Guitarist Sylvain Luc's sophomore solo album, Ambre
, is similar to solo instrumental albums from other virtuosic talentsakin to, say, anything by Victor Wooten. You kind of have to be a player and student of the instrument in question, or just really into solo instrumental albums, to fully appreciate the album and the artist's technical proficiency. Maybe "appreciate" is too strong a wordone can certainly appreciate the deeply lyrical playing, wellspring of world jazz influences, and flurrying fingerpicking that colors Ambre
. It's just not that enjoyable, not something the lay fan keeps on hand for repeat listening. Ambre
is nothing like Solo Monk
(Columbia, 1964), on one hand, or Anthony Braxton's For Alto
(Delmark, 1968), on the other. On those albums, Braxton and Monk seemed to tap into something on an emotional level that makes the technicality of the playing secondary. Ambre
is all technical and difficult to really get into.
Luc's latest Dreyfus release is his fourth stateside. 2000's Duet
, with Biréli Lagrène, formally introduced Luc to American audiences, with Sud
(2001) and Trio Sud
(2002) following. Sud
has been described as having a "quiet energy and the statement also rings true of Ambre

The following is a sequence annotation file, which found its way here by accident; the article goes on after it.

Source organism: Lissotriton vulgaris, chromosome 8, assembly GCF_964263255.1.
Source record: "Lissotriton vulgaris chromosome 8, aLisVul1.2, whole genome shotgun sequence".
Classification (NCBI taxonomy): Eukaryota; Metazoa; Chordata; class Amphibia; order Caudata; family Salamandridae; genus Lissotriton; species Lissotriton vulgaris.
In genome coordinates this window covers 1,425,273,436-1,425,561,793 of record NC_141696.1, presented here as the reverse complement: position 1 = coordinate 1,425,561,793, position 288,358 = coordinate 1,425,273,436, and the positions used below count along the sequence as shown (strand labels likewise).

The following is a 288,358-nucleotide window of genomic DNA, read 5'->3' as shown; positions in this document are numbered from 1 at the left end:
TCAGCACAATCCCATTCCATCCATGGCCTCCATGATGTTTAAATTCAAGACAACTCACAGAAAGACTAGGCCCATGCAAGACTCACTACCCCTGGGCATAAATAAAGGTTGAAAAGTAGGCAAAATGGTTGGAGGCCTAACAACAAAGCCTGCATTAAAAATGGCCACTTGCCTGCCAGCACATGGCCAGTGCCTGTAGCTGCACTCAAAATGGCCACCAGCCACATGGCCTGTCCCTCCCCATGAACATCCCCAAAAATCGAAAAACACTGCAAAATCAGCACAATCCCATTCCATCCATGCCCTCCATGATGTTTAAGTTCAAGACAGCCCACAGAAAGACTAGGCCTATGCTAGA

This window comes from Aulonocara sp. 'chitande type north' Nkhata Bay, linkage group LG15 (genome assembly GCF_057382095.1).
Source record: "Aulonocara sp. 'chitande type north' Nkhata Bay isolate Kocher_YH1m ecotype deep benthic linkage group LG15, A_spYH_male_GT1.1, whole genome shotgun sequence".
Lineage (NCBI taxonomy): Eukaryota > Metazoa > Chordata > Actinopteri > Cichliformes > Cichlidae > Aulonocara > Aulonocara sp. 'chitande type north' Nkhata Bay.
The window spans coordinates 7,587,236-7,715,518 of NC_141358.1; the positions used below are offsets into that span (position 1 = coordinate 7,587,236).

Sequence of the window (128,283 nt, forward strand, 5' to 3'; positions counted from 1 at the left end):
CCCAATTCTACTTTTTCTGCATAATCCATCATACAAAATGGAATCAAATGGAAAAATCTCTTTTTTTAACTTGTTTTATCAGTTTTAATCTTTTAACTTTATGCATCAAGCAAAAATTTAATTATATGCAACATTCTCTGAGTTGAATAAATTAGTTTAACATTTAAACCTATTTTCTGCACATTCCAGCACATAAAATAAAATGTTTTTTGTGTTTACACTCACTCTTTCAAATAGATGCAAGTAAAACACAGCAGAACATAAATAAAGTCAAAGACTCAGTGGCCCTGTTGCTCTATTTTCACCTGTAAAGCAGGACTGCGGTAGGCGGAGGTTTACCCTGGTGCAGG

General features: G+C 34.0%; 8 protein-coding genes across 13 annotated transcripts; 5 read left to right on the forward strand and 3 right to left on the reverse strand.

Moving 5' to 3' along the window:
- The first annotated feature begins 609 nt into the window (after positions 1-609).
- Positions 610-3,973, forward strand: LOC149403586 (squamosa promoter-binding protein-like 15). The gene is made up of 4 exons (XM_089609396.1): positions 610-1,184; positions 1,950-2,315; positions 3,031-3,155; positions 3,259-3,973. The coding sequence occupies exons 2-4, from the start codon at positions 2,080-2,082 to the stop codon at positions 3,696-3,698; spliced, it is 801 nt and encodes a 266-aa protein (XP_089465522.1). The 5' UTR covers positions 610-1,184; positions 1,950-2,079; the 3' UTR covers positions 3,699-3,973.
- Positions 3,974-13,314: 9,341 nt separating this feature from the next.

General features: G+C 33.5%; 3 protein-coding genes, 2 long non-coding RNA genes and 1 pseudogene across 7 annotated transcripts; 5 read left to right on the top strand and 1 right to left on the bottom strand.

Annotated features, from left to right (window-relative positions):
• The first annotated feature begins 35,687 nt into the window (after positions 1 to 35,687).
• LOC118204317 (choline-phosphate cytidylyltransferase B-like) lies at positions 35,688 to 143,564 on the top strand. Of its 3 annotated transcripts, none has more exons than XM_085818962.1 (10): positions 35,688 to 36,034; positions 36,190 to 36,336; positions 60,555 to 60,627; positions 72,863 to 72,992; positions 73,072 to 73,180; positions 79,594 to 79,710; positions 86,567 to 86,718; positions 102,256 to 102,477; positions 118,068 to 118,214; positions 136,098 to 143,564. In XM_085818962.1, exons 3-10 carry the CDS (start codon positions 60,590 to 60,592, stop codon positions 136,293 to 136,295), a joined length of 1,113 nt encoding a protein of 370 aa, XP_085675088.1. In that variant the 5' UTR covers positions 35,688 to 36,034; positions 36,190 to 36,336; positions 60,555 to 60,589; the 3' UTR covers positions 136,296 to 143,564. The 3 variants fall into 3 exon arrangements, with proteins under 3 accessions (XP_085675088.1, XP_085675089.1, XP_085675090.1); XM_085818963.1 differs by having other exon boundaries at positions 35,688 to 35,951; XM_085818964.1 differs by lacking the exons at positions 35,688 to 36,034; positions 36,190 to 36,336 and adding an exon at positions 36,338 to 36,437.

Luc is an accomplished artistas evidenced by his extensive biography on the Dreyfus Records website
. His roots are in Bayonne, France, the capital of Basque Country; a "child prodigy from a family of traditional gypsy musicians, Luc draws upon traditional Basque folk songs ("Berceuse Basque ), original compositions, and jazz standards ("All Blues, "A Child is Born ) in piecing together his solo masterpiece.
Through the use of multiple guitars (nylon, steel, and fretless) and multitracking, Luc is able to supplement his playing with overdubbed bass lines and percussive taps on the guitar body. To further support the for-guitar-players-only argument, the bilingual liner notes for Ambre
feature detailed listings of what guitar combinations were used on each track and notification when uncommon tunings are usedagain, something only a guitarist could appreciate. Ambre
does feature beautiful guitar playing that will perfectly complement your next soothing bubble bath or candle-lit yoga session. With a delicate touch, Luc caresses his instrument, at times lazily coaxing notes from the strings while other times attacking the fretboard with gypsy passion. "A Child is Born and "Gentil Coquelicot are the warmups; "Opposite World, is Luc in full exorcision; "Berceuse Basque is the cooling comedown; and the title track is the last climax of Ambre
Visit Sylvain Luc a> and Dreyfus Records on the web for sound samples and more.